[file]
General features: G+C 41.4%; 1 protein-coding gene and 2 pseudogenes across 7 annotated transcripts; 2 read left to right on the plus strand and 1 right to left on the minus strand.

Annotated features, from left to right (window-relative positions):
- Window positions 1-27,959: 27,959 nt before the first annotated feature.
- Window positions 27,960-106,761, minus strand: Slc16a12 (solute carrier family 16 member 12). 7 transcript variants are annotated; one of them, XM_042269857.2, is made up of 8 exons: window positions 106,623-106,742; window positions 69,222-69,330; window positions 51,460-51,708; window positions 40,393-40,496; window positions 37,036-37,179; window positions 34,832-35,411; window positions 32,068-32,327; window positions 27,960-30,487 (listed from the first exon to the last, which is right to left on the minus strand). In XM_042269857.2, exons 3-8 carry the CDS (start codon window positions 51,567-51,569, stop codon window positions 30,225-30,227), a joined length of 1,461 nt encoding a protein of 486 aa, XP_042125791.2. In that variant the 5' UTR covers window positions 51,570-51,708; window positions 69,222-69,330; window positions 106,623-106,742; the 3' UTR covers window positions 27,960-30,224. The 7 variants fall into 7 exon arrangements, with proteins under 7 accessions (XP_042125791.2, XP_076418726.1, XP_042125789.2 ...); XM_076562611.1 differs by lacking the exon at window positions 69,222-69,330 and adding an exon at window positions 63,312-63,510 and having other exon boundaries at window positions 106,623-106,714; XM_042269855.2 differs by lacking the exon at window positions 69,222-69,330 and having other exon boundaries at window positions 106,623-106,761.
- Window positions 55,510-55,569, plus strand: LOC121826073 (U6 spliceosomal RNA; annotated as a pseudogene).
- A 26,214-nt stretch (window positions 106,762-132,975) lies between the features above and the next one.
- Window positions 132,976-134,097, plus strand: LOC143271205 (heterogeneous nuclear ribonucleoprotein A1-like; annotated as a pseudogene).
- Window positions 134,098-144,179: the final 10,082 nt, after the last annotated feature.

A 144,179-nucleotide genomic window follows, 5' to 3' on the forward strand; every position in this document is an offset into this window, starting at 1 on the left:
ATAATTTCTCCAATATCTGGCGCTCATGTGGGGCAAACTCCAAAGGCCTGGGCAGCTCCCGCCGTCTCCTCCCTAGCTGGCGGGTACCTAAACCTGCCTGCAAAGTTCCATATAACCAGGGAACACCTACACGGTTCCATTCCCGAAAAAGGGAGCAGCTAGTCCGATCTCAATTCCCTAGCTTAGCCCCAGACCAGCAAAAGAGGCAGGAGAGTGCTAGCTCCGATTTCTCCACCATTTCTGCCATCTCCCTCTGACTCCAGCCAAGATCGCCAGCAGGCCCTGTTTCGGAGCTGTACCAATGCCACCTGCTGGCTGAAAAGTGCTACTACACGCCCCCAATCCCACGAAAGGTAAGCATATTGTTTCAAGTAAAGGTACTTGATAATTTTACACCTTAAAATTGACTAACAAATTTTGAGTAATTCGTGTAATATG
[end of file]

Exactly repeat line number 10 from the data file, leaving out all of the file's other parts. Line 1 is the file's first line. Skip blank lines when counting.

ATAATTTCTCCAATATCTGGCGCTCATGTGGGGCAAACTCCAAAGGCCTGGGCAGCTCCCGCCGTCTCCTCCCTAGCTGGCGGGTACCTAAACCTGCCTGCAAAGTTCCATATAACCAGGGAACACCTACACGGTTCCATTCCCGAAAAAGGGAGCAGCTAGTCCGATCTCAATTCCCTAGCTTAGCCCCAGACCAGCAAAAGAGGCAGGAGAGTGCTAGCTCCGATTTCTCCACCATTTCTGCCATCTCCCTCTGACTCCAGCCAAGATCGCCAGCAGGCCCTGTTTCGGAGCTGTACCAATGCCACCTGCTGGCTGAAAAGTGCTACTACACGCCCCCAATCCCACGAAAGGTAAGCATATTGTTTCAAGTAAAGGTACTTGATAATTTTACACCTTAAAATTGACTAACAAATTTTGAGTAATTCGTGTAATATG